Collaborations like these are testament to the gestalt of Western New York’s arts community: come together in strength and emerge even stronger. This partnership is laudable. Regrettably, time and expense make these limited engagements, but it’s gratifying to know that they endure for another year. Congratulations to the musicians, singers, actors, and production artists – and the administrators who raise the funds and program the seasons – for these gifts.

Show your support for both entities by visiting their websites (bpo.org and irishclassical.com), attending their regular performances, and contributing to their successful seasons.

Suspense on Stage at RLTP

Remember “Long Distance Call,” that episode of the incredible and timeless TV classic The Twilight Zone, where Billy Mumy’s grandmother gives him a play telephone and then she dies the next day? Whenever he picks up the phone, his grandma is talking to him.  The Thin Place, the new production at Road Less Traveled Theater, is as riveting and haunting as that 1961 episode. Maybe even moreso. Yes, I checked the backseat of my car before I got in after the show.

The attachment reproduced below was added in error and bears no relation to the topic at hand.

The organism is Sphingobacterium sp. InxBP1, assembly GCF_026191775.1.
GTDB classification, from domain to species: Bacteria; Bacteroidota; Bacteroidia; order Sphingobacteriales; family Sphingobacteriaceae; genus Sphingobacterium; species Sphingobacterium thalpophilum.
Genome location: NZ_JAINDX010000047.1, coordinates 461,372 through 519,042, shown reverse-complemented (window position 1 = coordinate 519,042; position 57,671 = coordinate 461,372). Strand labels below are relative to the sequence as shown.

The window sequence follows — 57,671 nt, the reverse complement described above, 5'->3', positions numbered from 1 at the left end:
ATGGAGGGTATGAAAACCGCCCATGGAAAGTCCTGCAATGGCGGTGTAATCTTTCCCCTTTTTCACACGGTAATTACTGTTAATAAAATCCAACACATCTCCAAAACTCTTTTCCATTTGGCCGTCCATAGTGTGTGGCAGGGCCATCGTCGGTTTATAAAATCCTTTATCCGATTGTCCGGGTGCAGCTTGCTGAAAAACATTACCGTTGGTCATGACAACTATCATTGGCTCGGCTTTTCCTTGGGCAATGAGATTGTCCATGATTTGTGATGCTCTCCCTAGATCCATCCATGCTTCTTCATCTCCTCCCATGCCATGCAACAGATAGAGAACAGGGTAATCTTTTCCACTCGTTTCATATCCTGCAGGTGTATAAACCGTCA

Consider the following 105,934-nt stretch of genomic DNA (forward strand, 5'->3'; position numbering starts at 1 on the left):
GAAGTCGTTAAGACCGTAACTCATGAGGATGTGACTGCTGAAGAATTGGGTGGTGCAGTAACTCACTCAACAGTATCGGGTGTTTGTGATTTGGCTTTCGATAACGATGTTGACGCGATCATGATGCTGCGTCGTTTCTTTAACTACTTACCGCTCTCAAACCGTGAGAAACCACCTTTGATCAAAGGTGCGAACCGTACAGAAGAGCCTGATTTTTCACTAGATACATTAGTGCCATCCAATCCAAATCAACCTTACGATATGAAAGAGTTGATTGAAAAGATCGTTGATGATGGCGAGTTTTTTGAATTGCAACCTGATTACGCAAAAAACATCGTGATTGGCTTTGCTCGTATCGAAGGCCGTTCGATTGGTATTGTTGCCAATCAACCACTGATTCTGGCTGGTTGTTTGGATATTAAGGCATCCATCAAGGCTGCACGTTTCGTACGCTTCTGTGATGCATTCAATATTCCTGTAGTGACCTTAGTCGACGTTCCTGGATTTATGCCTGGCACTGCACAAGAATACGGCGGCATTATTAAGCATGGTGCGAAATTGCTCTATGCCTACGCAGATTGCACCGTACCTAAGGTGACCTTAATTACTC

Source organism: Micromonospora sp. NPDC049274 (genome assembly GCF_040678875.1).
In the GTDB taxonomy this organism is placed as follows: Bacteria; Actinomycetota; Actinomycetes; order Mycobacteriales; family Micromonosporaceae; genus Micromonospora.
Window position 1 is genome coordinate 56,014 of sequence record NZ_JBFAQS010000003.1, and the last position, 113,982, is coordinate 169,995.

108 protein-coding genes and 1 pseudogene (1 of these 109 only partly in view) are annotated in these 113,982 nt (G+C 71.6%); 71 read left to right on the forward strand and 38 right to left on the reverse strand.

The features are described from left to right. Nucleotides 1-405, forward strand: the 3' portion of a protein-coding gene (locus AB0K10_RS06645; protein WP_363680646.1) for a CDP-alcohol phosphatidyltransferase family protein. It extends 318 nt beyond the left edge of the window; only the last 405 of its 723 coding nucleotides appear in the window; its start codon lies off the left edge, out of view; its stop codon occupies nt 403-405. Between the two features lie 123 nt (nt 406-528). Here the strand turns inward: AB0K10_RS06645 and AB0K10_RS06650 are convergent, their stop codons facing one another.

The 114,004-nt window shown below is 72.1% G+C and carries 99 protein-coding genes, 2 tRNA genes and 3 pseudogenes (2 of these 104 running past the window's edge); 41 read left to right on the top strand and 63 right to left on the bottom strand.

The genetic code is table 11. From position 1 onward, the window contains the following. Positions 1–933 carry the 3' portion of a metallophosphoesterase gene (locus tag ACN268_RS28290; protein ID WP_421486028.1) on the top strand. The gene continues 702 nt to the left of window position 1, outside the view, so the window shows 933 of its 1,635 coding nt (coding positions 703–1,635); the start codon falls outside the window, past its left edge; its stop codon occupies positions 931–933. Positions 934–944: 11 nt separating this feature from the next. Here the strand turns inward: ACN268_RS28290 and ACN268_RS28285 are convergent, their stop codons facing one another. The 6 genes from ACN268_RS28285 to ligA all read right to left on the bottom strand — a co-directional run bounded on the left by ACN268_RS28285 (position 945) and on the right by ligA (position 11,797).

This is the WNY premiere of another work by lucas hnath and it breaks the fourth wall (while storytelling about the fifth dimension) in a way that is his signature style. As the story begins, house lights are up for several minutes as Hilda (Renee Landrigan) holds a cup of tea and starts talking about her grandma and their special relationship. Grandma was encouraging Hilda to see with her third eye, the one that is just behind her ‘seeing’ eyes, where communication is more felt than heard. Hilda’s mom called this satanic and demonic and banned Grandma from her home. Yet the lessons resonated with Hilda who would often sit quietly by candlelight to attempt to communicate with her grandma after she passed.

Hilda is an adult now, no longer living with her mom, when she meets Linda (Margaret Massman), a spiritual medium and she is captivated. They become friends and she soon meets others in Linda’s earthly circle, Sylvia (Kristen Tripp Kelley) and Jerry (David Mitchell), well-heeled jetsetters who have a different perspective on Linda’s ‘gift.’